With the federal debt growing exponentially and a massive new entitlement (Obamacare) on its way, all Americans will be saddled with more expensive government and higher tax bills, no matter where they live. This is all the more reason for states to keep their share of the tax burden as low as possible.
To that end, we offer a reminder that there's a limit to how much people are willing to pay for government. For 50 years, the cost of government was 35 to 37 cents of every dollar of income. The amount went up and down from year to year but rarely strayed from the 35-37 range.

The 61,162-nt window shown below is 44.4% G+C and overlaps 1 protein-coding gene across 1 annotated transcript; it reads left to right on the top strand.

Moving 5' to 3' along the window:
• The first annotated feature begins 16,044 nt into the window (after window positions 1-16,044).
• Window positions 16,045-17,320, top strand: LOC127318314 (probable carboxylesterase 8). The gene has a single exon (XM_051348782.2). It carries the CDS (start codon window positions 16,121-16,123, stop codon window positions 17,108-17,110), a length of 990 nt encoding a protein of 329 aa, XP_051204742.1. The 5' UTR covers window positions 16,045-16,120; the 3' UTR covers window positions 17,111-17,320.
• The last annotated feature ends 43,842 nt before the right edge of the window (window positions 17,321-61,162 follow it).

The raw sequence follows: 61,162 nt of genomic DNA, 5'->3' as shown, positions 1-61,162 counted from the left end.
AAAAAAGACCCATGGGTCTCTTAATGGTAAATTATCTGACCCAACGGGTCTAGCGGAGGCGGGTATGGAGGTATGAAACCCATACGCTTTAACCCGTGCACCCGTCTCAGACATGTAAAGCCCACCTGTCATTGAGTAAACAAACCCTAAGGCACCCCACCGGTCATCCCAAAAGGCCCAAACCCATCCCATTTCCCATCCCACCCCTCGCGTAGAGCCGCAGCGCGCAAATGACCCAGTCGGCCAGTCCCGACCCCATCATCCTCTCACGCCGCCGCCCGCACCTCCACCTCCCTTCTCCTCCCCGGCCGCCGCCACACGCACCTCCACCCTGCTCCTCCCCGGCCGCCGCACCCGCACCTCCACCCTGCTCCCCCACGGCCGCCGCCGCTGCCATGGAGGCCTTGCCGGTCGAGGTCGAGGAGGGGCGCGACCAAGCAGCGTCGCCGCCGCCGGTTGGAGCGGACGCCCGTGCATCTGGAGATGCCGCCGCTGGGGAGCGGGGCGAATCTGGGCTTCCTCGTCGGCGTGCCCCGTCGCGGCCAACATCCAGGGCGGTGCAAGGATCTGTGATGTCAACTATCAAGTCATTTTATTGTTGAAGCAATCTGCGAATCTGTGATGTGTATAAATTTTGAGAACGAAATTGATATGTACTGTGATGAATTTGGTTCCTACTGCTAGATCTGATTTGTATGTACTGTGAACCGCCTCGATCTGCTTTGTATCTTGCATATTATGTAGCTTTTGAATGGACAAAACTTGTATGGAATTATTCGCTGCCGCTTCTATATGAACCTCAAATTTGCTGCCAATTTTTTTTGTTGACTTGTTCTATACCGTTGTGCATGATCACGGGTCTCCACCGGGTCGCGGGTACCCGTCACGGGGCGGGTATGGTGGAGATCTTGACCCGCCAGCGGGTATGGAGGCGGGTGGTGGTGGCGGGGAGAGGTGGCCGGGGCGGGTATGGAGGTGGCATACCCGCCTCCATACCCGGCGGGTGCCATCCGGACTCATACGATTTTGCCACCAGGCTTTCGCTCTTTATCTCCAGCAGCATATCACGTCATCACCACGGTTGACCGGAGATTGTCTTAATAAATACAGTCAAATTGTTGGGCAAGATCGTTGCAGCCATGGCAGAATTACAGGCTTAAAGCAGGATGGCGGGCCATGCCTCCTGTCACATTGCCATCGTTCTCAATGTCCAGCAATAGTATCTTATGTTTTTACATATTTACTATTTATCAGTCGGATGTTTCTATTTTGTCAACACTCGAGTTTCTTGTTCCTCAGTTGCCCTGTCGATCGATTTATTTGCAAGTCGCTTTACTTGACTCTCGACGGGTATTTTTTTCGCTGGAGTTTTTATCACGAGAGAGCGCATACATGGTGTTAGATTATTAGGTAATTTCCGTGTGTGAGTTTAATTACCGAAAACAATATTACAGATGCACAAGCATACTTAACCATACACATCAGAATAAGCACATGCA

A seminal book published in 2004 by David Osborne and Peter Hutchinson makes the case that government spending should be based on what the people think they can afford. The Washington, D.C., and California models have it backward: Increase spending and then find ways to pay for it, through borrowing (Washington) or higher taxes (California). “The price Americans are willing to pay for government is relatively fixed,” Osborne and Hutchinson wrote.
Domiciles, though, aren't fixed. Tax policy compels some people to take a hike.